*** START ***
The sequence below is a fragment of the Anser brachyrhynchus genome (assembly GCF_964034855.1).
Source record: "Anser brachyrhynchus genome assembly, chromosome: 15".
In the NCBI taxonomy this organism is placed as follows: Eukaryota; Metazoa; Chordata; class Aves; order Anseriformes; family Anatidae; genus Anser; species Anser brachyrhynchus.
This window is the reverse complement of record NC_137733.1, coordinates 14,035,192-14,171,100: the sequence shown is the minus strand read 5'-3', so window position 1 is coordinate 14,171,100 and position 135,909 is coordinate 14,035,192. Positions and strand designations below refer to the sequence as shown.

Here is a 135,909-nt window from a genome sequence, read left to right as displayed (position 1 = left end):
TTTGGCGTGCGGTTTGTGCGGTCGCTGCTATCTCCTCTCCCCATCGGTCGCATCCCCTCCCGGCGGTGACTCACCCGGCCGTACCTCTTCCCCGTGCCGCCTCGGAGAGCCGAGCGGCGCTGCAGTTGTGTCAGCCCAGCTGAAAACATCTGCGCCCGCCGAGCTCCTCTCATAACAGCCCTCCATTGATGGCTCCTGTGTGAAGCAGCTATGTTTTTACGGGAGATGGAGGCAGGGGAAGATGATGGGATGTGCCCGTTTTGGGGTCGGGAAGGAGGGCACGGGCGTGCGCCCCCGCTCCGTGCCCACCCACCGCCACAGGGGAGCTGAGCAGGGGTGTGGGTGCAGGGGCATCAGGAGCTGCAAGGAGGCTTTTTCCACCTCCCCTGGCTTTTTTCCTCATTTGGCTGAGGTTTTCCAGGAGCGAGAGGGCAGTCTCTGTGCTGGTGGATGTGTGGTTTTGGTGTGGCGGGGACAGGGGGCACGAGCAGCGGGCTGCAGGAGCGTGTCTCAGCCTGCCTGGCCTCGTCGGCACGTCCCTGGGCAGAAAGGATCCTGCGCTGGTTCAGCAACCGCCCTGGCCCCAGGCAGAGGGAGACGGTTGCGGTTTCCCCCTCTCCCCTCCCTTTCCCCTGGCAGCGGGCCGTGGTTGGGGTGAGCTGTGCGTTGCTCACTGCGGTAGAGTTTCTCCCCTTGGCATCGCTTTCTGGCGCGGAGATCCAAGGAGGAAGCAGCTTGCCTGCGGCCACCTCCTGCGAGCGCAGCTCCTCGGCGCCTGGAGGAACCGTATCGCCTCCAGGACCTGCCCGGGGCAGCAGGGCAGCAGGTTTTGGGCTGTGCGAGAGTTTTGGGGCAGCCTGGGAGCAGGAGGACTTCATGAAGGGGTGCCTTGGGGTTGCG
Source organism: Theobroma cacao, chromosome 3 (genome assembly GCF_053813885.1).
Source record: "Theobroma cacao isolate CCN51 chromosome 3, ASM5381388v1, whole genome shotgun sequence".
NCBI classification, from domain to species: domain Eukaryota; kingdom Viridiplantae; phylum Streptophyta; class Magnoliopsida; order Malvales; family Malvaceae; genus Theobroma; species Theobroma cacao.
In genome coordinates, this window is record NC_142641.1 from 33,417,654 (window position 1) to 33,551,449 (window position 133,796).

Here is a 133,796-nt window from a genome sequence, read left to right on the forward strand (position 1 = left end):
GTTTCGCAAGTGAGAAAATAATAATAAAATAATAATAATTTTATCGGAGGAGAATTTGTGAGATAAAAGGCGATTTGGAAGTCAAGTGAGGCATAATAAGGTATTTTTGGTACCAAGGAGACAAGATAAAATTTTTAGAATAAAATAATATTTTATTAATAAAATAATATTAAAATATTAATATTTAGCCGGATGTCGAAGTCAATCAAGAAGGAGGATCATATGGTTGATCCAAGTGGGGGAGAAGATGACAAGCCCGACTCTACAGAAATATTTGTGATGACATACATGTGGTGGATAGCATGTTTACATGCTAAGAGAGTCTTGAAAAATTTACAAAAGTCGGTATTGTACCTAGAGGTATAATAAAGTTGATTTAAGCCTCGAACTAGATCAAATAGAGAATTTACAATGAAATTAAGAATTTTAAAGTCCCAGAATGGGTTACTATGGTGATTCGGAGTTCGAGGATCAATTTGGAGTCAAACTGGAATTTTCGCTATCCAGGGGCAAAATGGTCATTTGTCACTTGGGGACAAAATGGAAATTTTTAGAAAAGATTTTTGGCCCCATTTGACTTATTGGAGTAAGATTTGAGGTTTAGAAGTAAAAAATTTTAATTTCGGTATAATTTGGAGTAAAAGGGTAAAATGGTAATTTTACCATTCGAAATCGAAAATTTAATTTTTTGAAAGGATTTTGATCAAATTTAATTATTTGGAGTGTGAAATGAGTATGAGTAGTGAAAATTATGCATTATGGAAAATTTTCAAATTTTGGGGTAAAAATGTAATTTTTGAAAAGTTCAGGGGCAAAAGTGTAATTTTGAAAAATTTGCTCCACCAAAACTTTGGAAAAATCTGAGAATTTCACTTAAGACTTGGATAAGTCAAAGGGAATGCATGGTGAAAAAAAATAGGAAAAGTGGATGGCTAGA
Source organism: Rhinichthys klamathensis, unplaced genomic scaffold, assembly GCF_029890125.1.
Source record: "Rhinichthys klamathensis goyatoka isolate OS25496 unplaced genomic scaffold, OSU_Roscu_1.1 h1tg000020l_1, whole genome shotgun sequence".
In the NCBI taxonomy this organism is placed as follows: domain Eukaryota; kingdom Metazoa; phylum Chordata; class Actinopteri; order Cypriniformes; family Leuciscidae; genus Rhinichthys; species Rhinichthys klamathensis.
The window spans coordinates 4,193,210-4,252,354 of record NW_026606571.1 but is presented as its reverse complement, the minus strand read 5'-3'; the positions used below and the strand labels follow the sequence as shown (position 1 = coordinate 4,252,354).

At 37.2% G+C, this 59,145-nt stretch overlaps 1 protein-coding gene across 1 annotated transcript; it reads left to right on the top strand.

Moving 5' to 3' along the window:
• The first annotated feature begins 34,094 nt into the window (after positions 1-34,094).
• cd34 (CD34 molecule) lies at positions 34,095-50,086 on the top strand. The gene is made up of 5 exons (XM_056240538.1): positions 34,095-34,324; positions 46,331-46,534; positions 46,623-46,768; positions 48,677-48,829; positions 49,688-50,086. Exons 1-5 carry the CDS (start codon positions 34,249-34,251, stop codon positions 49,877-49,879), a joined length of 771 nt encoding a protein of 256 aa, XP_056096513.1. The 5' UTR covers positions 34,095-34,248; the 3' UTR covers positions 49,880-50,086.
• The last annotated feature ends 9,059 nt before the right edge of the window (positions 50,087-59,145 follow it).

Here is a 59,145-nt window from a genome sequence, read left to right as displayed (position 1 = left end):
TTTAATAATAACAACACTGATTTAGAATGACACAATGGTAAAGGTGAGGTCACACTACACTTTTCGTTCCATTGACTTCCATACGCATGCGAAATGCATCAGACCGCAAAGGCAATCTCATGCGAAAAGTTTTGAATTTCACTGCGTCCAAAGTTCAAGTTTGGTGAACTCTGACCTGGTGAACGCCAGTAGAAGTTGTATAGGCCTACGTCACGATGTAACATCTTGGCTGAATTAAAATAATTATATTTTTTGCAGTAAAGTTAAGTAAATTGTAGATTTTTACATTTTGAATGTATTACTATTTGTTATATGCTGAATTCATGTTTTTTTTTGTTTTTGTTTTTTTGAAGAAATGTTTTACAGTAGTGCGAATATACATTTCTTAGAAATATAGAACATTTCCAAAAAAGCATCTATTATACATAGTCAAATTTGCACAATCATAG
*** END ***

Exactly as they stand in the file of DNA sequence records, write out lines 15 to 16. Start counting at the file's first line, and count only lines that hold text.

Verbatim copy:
In the NCBI taxonomy this organism is placed as follows: domain Eukaryota; kingdom Metazoa; phylum Chordata; class Actinopteri; order Cypriniformes; family Leuciscidae; genus Rhinichthys; species Rhinichthys klamathensis.
The window spans coordinates 4,193,210-4,252,354 of record NW_026606571.1 but is presented as its reverse complement, the minus strand read 5'-3'; the positions used below and the strand labels follow the sequence as shown (position 1 = coordinate 4,252,354).